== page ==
Minor cracks noted where corner bead has separated from the drywall. Recommend monitoring
Tile was noted as cracked and mortar joints were degraded. Recommend repair as needed.
Door noted as missing. Recommend installation.
Built in 2012.
Built in 2010.
This home employs a HVAC Heat Pump to both cool and heat the home. It's a split system that utilizes an outdoor condenser (or heat pump) unit and inside air handler/evaporator unit.
A heat pump is a heat transporter constantly moving warm air from one place to another, to where it's needed or not needed, depending on the season. Even in air that seems too cold, heat energy is present. When it's cold outside a heat pump extracts this outside heat and transfers it inside. When it's warm outside, it reverses directions and acts like an air conditioner, removing heat from your home.
Every evaporator coil unit (located near air handler unit) creates condensation (water) which must be moved to the exterior of the unit. Normally this water must be moved to an exterior location away from inside of home, basement, or crawlspace as moisture will build up. Most discharge methods are either passively through a gravity fed condensation line or actively through a powered condensation line pump. Method of discharge is normally based on the installed location of the evaporator coil.
Condensation line (gravity fed) was installed and visually inspected. Inspection consists of ensuring line has a drip loop, cleanout, proper fall and is properly draining. Recommend cleaning line at least once a year to minimize chances of buildup or blockage.
Here is a link with guidance on how to clean line.
The temperature was taken from noted source using an IR thermometer; both register and ambient temps are measured. Temps differentials are within norms. Temps from register should be within at least 15 degrees or lower from ambient room temps. Also measured is the condensation on the refrigerant line, heat transfer emitting from the condenser, and condensation moisture from the line. All factors are used to determine operating efficiency.
Temperature was taken from noted source using an IR thermometer; both register and ambient temps are measured. Temps are within norms. Temps for heat pump from register should be within at least 15 degrees or higher from ambient room temps. Second temp was with electric strips (emergency heat) engaged.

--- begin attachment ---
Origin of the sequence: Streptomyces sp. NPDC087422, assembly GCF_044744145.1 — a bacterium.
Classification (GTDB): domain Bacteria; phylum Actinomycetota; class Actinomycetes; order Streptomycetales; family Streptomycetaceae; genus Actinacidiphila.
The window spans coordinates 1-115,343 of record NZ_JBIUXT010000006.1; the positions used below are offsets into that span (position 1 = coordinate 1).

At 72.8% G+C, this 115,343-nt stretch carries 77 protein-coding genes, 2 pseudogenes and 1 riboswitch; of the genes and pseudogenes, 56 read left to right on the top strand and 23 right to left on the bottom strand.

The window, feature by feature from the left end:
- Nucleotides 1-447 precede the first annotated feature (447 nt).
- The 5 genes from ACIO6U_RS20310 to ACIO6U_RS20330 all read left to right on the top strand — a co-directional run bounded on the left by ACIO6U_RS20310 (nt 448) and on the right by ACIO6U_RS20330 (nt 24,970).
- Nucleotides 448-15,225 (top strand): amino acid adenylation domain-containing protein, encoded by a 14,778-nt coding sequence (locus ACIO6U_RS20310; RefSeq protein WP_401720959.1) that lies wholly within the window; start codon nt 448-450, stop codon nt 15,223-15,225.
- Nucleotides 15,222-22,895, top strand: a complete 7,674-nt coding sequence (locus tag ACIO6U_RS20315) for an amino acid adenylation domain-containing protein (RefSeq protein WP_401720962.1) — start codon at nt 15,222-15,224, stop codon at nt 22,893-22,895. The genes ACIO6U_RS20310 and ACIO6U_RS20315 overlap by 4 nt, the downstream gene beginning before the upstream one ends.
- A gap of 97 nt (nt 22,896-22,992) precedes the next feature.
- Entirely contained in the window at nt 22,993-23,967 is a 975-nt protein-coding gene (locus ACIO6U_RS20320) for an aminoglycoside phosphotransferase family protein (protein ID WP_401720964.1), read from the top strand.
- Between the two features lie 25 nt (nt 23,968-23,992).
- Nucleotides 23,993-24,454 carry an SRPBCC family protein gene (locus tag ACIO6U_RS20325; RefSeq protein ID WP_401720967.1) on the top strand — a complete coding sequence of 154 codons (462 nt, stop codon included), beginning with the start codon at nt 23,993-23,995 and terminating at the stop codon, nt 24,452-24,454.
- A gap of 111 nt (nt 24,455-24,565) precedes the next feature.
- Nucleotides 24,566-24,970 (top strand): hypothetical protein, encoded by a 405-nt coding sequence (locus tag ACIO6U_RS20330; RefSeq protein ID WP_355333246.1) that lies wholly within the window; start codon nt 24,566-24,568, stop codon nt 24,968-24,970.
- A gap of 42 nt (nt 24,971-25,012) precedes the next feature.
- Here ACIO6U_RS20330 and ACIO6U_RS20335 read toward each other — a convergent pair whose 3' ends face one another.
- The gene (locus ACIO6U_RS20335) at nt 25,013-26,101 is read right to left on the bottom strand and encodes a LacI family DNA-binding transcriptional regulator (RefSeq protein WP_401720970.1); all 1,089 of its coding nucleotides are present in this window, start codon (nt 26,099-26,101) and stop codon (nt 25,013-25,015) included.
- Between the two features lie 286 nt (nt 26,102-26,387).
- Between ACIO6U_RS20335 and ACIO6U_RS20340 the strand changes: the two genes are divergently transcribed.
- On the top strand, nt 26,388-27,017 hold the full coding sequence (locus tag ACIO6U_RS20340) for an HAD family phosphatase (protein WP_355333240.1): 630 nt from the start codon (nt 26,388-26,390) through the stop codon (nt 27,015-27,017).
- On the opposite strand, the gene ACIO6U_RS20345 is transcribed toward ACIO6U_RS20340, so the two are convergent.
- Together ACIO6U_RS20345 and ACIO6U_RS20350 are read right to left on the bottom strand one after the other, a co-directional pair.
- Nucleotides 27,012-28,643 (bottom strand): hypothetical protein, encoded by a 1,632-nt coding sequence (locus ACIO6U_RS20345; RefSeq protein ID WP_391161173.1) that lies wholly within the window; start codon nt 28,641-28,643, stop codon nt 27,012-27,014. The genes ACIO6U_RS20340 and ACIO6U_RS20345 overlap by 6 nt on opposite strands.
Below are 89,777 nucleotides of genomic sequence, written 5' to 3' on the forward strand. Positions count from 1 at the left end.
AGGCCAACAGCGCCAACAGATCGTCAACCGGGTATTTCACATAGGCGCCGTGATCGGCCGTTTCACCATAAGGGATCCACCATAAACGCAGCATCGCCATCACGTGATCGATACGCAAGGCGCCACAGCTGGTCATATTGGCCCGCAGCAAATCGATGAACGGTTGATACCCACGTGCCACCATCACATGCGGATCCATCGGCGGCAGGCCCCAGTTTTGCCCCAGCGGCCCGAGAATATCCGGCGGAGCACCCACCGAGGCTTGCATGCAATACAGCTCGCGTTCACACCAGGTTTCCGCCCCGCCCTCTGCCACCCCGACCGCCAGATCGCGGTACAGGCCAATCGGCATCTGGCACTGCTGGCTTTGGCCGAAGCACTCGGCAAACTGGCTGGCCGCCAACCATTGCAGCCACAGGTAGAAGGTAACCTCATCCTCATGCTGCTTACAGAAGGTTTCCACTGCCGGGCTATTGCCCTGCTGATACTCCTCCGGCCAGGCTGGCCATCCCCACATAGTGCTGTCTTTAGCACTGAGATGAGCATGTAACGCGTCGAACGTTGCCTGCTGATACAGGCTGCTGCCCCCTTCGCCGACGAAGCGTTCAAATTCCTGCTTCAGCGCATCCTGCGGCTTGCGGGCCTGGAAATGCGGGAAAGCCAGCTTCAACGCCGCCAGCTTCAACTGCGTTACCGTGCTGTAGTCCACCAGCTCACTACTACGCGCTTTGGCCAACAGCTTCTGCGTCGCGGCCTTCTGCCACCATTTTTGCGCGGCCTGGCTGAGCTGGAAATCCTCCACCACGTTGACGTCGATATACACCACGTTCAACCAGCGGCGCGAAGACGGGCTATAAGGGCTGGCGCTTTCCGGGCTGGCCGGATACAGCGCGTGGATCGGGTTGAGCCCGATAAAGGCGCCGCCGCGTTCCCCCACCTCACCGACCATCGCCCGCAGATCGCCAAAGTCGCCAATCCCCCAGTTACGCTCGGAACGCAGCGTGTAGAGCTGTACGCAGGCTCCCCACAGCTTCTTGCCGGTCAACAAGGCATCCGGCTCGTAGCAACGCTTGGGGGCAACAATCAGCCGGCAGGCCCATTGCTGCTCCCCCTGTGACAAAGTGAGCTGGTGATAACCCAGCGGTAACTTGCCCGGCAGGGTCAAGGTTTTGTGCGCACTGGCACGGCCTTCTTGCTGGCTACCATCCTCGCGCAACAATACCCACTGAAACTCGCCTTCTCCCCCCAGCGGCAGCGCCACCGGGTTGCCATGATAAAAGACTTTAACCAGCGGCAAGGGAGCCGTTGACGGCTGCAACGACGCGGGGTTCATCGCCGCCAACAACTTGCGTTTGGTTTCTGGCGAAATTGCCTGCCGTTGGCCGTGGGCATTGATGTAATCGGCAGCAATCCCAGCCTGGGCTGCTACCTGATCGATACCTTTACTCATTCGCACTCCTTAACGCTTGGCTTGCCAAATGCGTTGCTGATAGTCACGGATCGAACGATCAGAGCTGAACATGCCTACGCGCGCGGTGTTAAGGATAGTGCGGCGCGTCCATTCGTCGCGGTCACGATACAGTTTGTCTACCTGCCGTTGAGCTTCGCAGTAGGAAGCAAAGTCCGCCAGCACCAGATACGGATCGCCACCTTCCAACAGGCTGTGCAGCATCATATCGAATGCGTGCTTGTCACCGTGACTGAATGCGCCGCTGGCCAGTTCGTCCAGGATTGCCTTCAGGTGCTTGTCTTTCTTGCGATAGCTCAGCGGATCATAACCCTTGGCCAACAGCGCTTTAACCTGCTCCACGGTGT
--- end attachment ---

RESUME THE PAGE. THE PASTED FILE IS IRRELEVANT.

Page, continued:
Return air filters trap larger particle, dust and debris from moving within your air system. Recommend changing air filters monthly during heavy use months and every three months during lower usage periods.
Though fully functional at the time of the inspection the unit is aging (13 years old). Recommend qualified HVAC tech fully test system, monitor for proper function, and replace as needed.
The heating function was not tested due to high outdoor temperature, more than 65 degree. Testing could have caused damage to the unit. Recommend unit is tested and serviced before the warmer season.
What's inspected? Open readily openable access panels for both heating and cooling systems; installed heating equipment, vent systems, flues, and chimneys; central and through-wall cooling equipment; distribution systems.
The heating & cooling system, using normal operating controls; depending on outside temperature. Under 65 degrees, cooling function is not tested; over 65 degrees, heat pump heating function is not tested. Furnace heating will be tested as long as outside temp is not higher than 80 degrees.
What's described? energy source(s); heating and cooling systems.
What's not required? Inspecting interiors of flues or chimneys that are not readily accessible; heat exchangers; humidfiers or dehumidifier; electronic air filters; solar space heating systems; window air conditioning units. Determine the uniformity, temperature, flow, balance, distribution, size, capacity, BTU, or supply adequacy of the system; examine electrical current, coolant fluids or gases, or coolant leakage.
Evaporator coil and/or areas of the air handler portions of unit was not sealed in noted areas which causes energy loss during operation. Recommend applying thermal HVAC tape to seal areas. Supply duct above unit is also leaking air causing air loss and condensation which has lead to microbial growth. Recommend sealing
An air leak was detected in noted locations. Recommend air leak is sealed. As noted in previous section
Appear to be functioning as intended
Tag indicates Built in 2006
Filter and filtration systems are not tested during the inspection. Recommend qualified plumber further evaluate proper function if needed.
A backflow prevention device is used to protect potable water supplies from contamination or pollution due to backflow, in this case from the ground water system that supplies the sprinkler system.
Each toilet was flushed a minimum of five times to ensure proper operation which includes being able to discharge the full contents of the bowl. Unless otherwise noted in the report the toilet functioned as intended.
The tub/shower had functional flow and functional drainage at the time of the inspection unless otherwise noted in the report.
I recommend flushing & servicing your water heater tank annually for optimal performance. Water temperature should be set to at least 120 degrees F to kill microbes and no higher than 130 degrees F to prevent scalding.